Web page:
On appeal, we determined that the district court erred when it instructed the jury to consider the negligence of the attorneys and assign fault to them. Id. at 707-09, 692 P.2d at 1285-86. In particular, we construed the " plain language" of NRS 41.141(4) as " requir[ing] apportioning of liability ‘ among the defendants, ’ and then only ‘ [w]here recovery is allowed against more than one defendant ’ in an action." Id. at 708, 692 P.2d at 1286 (quoting NRS 41.141(4)). Thus, we noted the Legislature's contrasting use of " defendant" and " defendants" and held that where recovery was not allowed against more than one defendant, " the statute did not limit the liability of a sole defendant." Id. Accordingly, we concluded that the district court erred when it instructed the jury to apportion fault between the attorneys and accountants, and we held that the accountants were jointly and severally liable for 100% of the damages suffered by the plaintiffs. Id. at 709, 692 P.2d at 1286.
Thus, Cafe Moda, Warmbrodt, and NRS 41.141 indicate that a negligent defendant should be held severally liable only for the percentage of fault apportioned to it where a plaintiff has sued multiple tortfeasors and recovery is allowed against more than one defendant. See Cafe Moda, 128 Nev. at __, 272 P.3d at 140 (noting that the amendments to NRS 41.141 that returned several liability to multiple defendants was " designed to prevent the deep-pocket doctrine" (internal quotations omitted)); Warmbrodt, 100 Nev. at 707-08, 692 P.2d at 1285-86 (holding that liability could not be apportioned when recovery was allowed against only one defendant). While allowing a plaintiff to pursue an action against only one negligent defendant for the entirety of the plaintiff's damages is contrary to the policy of applying several liability to a deep-pocket defendant, the statutory scheme in NRS 41.141(4) applies several liability only when there is " more than one defendant," and here, there is only one defendant. Thus, as illustrated in Warmbrodt, without Ferrell as a party, NRS 41.141(2)(b)(2) does not permit the fact-finder to apportion fault between Ferrell and New York-New York, and without Ferrell as a defendant, NRS 41.141(4) does not permit the district court to apply several liability to New York-New York. 100 Nev. at 708-09, 692 P.2d at 1286. Accordingly, NRS 41.141 encompasses the circumstances here, wherein the plaintiff has sued one tortfeasor amongst multiple cotortfeasors, and the statute does not change the result reached under the traditional joint and several liability analysis: the defendant is still jointly and severally liable for the entire judgment against it.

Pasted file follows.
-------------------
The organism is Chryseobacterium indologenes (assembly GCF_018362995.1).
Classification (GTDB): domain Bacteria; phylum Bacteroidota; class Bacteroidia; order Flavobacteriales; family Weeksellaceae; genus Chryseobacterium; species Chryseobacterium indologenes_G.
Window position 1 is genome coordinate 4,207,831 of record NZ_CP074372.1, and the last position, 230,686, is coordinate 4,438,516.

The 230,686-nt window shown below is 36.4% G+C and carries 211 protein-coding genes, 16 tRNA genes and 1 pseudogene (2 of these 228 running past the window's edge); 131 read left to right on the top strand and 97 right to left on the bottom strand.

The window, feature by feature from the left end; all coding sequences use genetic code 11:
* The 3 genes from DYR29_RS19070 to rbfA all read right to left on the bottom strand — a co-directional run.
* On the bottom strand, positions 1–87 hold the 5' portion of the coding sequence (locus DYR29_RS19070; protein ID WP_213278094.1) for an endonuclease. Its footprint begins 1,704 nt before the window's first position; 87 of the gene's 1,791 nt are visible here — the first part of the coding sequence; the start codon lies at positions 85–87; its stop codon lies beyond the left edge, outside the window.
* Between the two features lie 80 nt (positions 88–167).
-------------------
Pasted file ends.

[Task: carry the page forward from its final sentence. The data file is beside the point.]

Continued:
In light of NRS 41.141(4)'s apportionment of fault and NRS 41.141(2)(b)(2)'s limitation on assignment of fault to parties to the action, we are not persuaded to alter the traditional analysis of whether cotortfeasors are necessary parties under NRCP 19(a) when a jointly and severally liable defendant is sued. Under NRCP 19(a)(1), a plaintiff may still be afforded complete relief against the liable defendant(s) he sues, regardless of the existence
of other cotortfeasors. See Potts v. Vokits, 101 Nev. 90, 92, 692 P.2d 1304, 1306 (1985) (holding that absent parties would not preclude complete relief from being accorded to the plaintiff and defendant); see also Angst v. Royal Maccabees Life Ins. Co., 77 F.3d 701, 705 (3d Cir.1996) ( " Completeness is determined on the basis of those persons who are already parties, and not as between a party and the absent person whose joinder is sought." ); Makah Indian Tribe v. Verity, 910 F.2d 555, 558 (9th Cir.1990) ( " [T]he court must decide if complete relief is possible among those already parties to the suit. This analysis is independent of the question whether relief is available to the absent party." ). That a defendant may have a cause of action for contribution against a cotortfeasor does not preclude complete relief between the plaintiff and defendant. Similarly, under NRCP 19(a)(2), a cotortfeasor's ability to dispute his liability to the plaintiffs will not be impacted by an action to which the cotortfeasor is not a party, and the defendant will not be subject to inconsistent obligations. See Gen. Refractories Co., 500 F.3d at 318-19 (determining that the defendant would not be subject to inconsistent obligations under Fed.R.Civ.P. 19(b)); Janney Montgomery Scott, Inc. v. Shepard Niles, Inc., 11 F.3d 399, 406-13 (3d Cir.1993) (same). Accordingly, a cotortfeasor is not a party necessary to a plaintiff's action against another cotortfeasor.